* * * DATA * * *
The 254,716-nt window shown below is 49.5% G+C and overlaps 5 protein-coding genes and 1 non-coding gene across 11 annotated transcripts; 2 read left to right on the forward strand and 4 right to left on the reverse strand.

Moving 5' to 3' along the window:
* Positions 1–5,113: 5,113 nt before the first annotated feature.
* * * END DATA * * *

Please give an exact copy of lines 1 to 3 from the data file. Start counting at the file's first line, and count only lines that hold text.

The 254,716-nt window shown below is 49.5% G+C and overlaps 5 protein-coding genes and 1 non-coding gene across 11 annotated transcripts; 2 read left to right on the forward strand and 4 right to left on the reverse strand.

Moving 5' to 3' along the window:
* Positions 1–5,113: 5,113 nt before the first annotated feature.